Prohibitive Power

In The Brothers Karamazov, Ivan utters one jarring line which has been since quoted and re-appropriated almost as often as Dostoevsky’s epilepsy would manifest itself.

That introduction, you see, was utterly tasteless, much as the Wall Street Journal has, over the past few years, devolved into a vulgar organ for pink-faced men gurgling cholesterol and spewing intellectual shortcuts and claptraps. If you’re ever having a particularly pleasant day, I would urge you to take a look at their opinion section, even if only to remind yourself how brutish and reptilian the human race really is. Daniel Henninger is one of my favorite columnists;  I always enjoy reading his articles on my iPad, where his defense of the War on Women is bordered by nifty ads for ExxonMobil.

Image: imgur

That being said, this venomous publication’s bottom-front page always graced with some cutesy cultural nugget, presumably something light to counteract the heaps of dreary, not-even-suitable-for-kindling pages devoted to financial analysis. It is this nugget, a story about a down-to-earth 50-something year old woman with cropped hair and an irrevocable sense of righteousness trying to impose a fine on swearing, which prompted me to obtusely introduce the blind nihilism of Ivan Karamazov. What he said was that, “without God, everything is permitted;” something which Slavoj Zizek cleverly reversed to note that social trends demonstrate that without god, nothing is permitted. We have become more secular (well, some of us, generally speaking, sort of), and smoking bans run amok: sin taxes, recycling regulation, and social pressures where enlightened yuppie-hood is about as revolutionary as 30-somethings get has taken the place of doctrinal orthodoxy.

So what’s the point of putting a fine on people who swear? Might this be similar to fining (young, urban minorities) who sag their pants? Is this sort of prohibition morally permissible? Would it even be effective?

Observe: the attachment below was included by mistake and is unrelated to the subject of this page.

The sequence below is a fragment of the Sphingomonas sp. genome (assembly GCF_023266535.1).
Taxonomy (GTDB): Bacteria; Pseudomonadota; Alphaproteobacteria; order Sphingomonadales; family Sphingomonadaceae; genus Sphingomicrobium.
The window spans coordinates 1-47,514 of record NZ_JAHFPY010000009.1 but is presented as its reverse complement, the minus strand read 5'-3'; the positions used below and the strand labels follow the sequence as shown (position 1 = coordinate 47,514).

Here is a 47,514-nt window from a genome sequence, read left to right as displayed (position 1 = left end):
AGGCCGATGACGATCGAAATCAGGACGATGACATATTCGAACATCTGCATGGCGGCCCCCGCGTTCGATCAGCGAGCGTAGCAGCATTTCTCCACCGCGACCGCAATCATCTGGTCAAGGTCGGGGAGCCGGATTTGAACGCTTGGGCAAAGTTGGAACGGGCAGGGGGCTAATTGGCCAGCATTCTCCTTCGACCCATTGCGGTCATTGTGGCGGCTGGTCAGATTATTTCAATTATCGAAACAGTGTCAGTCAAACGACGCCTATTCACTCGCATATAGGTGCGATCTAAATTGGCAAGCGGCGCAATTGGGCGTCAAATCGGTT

Well, considering the fact that swear words derive their meaning and value from lying outside of the bounds of acceptable discourse, it could be inferred that such a prohibition would strengthen the power of a “fuck you shitbird.” Perhaps an underground economy might surface, where dealers peddle new phrases to innocent middle-school youths, prompting a police surge and lexical stop-and-frisks.

These concerns are, of course, inane. A better question to ask is why would the Wall Street Journal print such a thing? Now, this is no meditation on the journalistic standards of this less-than-perfect publication (*snicker*), but rather an investigation as to whether the editors are pandering to readers’ fear of “statism” and “big government” or rather their comfortable familiarity with “family values” and general bourgeois propriety.

What piques my interest is that government is one of the primary organs of power which enforces cultural codes and creates social familiarity for white bread America. Sure, it’s society and culture as well, but if we’ve learned anything from red-eyed readings of Foucault, it’s that forms of power are always inextricably linked. It therefore seems that someone is being a hypocrite or else acting on bad-faith: I don’t think anyone of our founding fathers (so esteemed by today’s right, their prodigal sons) would support decreasing the government’s power so that other power-sinks (churches, fraternal organizations… what have you) can create sociocultural values unhindered. Maybe they should realize that a giant bureaucratic state is just one form of totalitarian power which can spring up from nearly any source; maybe then we would realize that we’re all really fighting for the same thing, albeit by a different name.